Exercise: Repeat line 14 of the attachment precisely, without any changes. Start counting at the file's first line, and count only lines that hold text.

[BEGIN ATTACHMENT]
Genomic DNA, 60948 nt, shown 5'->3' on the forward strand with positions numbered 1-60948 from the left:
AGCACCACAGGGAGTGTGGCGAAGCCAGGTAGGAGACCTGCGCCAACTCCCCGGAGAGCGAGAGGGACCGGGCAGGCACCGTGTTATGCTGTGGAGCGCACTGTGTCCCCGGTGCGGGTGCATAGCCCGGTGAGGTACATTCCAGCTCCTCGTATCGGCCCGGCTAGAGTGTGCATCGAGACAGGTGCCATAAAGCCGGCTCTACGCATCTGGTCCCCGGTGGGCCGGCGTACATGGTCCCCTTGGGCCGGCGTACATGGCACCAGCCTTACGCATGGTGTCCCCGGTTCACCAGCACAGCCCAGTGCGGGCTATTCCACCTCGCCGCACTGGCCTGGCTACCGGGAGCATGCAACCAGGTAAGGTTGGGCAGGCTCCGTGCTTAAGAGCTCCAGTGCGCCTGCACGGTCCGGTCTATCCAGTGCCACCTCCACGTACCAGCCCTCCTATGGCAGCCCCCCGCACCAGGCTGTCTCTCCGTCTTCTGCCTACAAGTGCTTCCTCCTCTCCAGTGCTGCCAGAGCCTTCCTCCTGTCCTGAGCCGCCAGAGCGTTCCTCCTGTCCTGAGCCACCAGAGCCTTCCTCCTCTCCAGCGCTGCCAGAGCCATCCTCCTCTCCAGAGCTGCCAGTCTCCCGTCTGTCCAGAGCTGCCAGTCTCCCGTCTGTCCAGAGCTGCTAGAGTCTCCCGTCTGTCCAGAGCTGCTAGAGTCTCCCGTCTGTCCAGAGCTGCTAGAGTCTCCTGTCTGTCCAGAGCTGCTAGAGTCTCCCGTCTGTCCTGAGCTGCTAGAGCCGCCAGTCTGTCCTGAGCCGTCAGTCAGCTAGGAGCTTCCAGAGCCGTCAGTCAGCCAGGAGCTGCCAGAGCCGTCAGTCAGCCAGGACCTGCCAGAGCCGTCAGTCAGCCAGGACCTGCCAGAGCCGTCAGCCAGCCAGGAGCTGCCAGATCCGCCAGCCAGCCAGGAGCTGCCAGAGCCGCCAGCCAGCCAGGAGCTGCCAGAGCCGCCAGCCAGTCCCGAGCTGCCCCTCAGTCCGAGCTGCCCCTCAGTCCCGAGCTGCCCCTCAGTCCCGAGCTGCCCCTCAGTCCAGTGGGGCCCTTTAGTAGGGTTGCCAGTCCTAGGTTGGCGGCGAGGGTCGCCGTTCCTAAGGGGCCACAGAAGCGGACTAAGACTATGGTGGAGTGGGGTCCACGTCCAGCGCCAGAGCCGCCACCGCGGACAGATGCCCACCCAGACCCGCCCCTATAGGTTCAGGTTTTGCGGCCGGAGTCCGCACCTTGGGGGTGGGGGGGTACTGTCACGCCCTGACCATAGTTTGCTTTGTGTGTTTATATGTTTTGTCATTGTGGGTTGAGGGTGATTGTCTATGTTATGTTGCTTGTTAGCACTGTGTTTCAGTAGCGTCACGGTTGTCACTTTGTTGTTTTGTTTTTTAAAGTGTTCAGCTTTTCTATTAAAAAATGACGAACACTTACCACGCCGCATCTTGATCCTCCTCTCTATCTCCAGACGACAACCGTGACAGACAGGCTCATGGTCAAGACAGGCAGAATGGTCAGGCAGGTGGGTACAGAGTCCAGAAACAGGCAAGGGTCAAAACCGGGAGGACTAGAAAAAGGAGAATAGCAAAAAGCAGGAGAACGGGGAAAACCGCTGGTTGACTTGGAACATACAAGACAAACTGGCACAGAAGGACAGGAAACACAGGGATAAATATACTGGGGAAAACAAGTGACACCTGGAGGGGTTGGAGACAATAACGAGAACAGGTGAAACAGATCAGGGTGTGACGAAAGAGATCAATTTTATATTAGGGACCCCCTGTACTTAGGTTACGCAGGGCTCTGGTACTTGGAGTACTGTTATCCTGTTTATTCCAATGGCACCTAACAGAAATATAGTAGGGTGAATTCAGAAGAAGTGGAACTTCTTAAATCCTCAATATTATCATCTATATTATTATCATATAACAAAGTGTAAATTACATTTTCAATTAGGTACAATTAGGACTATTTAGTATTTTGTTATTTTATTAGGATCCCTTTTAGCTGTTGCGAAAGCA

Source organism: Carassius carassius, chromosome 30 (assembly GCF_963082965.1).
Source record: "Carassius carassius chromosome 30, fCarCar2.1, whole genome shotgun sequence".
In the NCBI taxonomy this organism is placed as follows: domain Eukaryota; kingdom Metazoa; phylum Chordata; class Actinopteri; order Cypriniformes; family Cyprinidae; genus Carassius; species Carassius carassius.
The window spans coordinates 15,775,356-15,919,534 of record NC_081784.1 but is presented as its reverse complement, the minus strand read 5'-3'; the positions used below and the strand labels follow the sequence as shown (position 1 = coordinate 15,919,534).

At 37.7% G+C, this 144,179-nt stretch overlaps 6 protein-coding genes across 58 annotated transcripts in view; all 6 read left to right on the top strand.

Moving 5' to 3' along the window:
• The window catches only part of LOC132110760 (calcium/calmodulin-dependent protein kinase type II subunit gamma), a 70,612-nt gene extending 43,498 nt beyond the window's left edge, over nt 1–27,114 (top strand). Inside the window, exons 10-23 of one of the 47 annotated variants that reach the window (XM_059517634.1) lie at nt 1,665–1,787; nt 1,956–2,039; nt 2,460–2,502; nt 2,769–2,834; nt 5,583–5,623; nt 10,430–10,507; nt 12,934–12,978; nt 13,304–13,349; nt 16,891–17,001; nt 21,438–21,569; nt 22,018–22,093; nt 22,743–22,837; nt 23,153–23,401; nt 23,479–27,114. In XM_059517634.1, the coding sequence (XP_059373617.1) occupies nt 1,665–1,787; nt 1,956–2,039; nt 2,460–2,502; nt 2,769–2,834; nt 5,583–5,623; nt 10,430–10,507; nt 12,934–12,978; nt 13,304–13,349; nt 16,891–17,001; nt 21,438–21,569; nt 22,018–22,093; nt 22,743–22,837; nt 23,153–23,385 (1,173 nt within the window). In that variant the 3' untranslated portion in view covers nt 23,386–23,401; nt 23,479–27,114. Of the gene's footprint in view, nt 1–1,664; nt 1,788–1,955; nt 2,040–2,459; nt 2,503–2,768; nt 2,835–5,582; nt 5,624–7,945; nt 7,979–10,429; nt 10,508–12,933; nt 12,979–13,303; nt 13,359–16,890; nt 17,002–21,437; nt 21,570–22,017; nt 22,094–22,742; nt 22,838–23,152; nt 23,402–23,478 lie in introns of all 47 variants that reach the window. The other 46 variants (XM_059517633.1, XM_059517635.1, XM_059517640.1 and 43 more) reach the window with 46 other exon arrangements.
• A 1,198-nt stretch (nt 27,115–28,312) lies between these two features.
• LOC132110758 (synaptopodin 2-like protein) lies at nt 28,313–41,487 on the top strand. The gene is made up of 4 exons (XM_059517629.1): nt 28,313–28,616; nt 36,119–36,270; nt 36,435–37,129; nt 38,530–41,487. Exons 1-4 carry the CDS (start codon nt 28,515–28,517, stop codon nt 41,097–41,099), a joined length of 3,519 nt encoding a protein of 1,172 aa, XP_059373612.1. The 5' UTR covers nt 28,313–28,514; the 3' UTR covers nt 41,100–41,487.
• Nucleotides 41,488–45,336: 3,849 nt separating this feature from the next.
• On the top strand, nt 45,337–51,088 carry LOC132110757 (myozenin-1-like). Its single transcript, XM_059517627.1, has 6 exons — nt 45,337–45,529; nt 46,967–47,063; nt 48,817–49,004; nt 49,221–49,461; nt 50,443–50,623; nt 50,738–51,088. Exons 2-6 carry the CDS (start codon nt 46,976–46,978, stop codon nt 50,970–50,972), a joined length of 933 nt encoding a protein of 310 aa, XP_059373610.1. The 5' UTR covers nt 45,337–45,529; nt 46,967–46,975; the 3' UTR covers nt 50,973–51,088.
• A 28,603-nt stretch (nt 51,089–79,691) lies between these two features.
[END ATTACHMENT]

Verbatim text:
• A 28,603-nt stretch (nt 51,089–79,691) lies between these two features.